THE LEADER of the Social Democratic and Labour Party has said that the British Army and Parachute Regiment should formally apologise for the murder of 14 unarmed civilians on Bloody Sunday.
Thirteen people were shot dead after soldiers opened fire on civil rights demonstrators in Londonderry in 1972, with one more individual dying months later due to his injuries.
Colum Eastwood raised the issue with the Secretary of State in the House of Commons at Northern Ireland Questions today.
As we approach the 50th Anniversary of Bloody Sunday, the Parachute Regiment must apologise for murdering 14 innocent people in Derry who were marching for civil rights.
Derry knows the truth of what happened. It’s time the British Army apologised to the families. pic.twitter.com/aNu9KoJZ5v
— Colum Eastwood 🇺🇦 (@columeastwood) January 26, 2022
Eastwood said the civilians "posed no threat and they were marching for civil rights".
"Last week Parachute Regiment flags were erected on the outskirts of our city in a deliberate attempt to cause hurt and pain to the families of those who were murdered," he said.
"The British Army rightly condemned the flying of those flags as a grossly offensive act against the victims of Bloody Sunday."
He said that they have yet to condemn the actions of their soldiers in Derry on Bloody Sunday, and that it is "far beyond time they acknowledge what those soldiers did, the immense pain they have caused to families and the indelible mark it has left on our city."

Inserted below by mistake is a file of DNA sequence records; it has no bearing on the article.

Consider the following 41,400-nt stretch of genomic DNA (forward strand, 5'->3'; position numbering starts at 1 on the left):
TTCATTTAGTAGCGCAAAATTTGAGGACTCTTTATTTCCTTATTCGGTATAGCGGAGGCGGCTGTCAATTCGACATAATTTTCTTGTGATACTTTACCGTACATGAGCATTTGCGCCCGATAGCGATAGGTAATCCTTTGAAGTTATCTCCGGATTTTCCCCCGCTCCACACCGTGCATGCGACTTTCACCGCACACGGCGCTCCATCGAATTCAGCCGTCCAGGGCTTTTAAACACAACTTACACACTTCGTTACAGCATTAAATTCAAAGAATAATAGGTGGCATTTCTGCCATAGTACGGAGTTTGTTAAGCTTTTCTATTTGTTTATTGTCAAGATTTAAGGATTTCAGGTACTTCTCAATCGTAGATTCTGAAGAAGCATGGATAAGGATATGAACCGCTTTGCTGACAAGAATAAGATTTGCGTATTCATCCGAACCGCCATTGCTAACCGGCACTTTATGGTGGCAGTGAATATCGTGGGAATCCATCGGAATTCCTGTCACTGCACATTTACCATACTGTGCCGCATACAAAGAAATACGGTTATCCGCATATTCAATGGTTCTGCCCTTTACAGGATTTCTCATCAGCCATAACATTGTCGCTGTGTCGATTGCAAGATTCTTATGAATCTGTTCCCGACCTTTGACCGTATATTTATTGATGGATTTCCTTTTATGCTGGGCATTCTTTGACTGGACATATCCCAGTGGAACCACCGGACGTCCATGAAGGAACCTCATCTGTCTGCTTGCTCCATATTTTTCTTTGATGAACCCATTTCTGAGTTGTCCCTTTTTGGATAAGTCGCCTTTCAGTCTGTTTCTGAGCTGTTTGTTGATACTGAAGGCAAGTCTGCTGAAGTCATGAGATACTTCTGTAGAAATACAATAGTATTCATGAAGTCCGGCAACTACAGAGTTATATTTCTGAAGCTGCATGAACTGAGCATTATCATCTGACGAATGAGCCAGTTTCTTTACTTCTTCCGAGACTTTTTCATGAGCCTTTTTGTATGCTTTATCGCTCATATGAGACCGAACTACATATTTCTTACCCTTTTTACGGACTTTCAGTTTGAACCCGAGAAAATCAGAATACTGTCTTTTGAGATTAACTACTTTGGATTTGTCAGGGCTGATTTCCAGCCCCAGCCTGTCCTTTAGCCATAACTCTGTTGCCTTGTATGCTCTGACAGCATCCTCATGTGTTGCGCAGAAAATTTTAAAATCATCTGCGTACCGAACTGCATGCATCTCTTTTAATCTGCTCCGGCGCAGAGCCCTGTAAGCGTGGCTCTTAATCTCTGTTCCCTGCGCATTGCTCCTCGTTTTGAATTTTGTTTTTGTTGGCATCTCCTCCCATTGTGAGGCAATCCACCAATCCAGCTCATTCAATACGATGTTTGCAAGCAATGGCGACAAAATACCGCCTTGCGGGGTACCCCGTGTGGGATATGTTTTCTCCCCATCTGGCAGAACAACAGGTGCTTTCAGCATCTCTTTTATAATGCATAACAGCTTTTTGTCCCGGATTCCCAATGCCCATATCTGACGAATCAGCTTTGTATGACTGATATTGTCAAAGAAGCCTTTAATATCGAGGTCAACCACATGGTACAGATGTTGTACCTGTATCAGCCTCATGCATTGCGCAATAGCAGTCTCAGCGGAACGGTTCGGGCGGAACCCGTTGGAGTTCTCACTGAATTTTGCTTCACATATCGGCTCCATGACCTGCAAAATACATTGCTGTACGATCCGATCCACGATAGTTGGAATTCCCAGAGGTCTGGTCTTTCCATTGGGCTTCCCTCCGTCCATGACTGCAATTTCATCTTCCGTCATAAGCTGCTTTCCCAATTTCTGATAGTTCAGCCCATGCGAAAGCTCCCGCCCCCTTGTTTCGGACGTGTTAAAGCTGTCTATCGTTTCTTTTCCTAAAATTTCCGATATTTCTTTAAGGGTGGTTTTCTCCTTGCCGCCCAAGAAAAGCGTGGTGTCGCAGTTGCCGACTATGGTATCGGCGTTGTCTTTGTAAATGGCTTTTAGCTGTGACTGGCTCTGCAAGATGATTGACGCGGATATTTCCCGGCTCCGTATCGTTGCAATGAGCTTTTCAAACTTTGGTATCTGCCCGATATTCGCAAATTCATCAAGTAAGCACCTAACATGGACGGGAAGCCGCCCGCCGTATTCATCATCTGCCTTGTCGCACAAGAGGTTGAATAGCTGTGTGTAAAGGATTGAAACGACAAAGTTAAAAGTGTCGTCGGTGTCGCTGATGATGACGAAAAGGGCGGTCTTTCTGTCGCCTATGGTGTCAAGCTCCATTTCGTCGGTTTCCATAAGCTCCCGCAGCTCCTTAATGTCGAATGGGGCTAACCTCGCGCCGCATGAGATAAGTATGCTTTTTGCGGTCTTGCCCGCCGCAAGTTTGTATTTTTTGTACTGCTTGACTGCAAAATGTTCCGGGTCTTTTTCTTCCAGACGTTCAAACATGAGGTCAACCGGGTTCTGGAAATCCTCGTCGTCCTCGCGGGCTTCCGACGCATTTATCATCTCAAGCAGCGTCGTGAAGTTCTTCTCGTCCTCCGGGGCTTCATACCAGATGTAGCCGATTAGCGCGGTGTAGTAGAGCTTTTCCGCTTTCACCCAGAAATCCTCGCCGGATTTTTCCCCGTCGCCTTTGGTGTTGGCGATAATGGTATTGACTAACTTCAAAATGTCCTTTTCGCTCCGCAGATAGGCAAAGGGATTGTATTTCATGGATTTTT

"Last week Parachute Regiment flags were erected on the outskirts of our city in a deliberate attempt to cause hurt and pain to the families of those who were murdered. The British Army rightly condemned the flying of those flags as a grossly offensive act against the victims of Bloody Sunday," he finished.
The flying of the flags was condemned by representatives across the political spectrum this week.
In 2010, then Prime Minister David Cameron made a public apology to the victims of Bloody Sunday following the publication of the findings of the Saville Inquiry.
In response to Eastwood's comments, Secretary of State for Northern Ireland:
"It is important that we do not repeat the mistakes of the past but remember these difficult moments in our history and come together to help build a better shared future for all of the people of Northern Ireland."
At the start of Prime Minister's Questions, Boris Johnson said he supported the secretary's remarks:
"This was one of the darkest days of the Troubles... that's the 50th anniversary of Bloody Sunday and I echo his [Mr Lewis] call to learn from the past, to reconcile and build a shared, peaceful and prosperous future."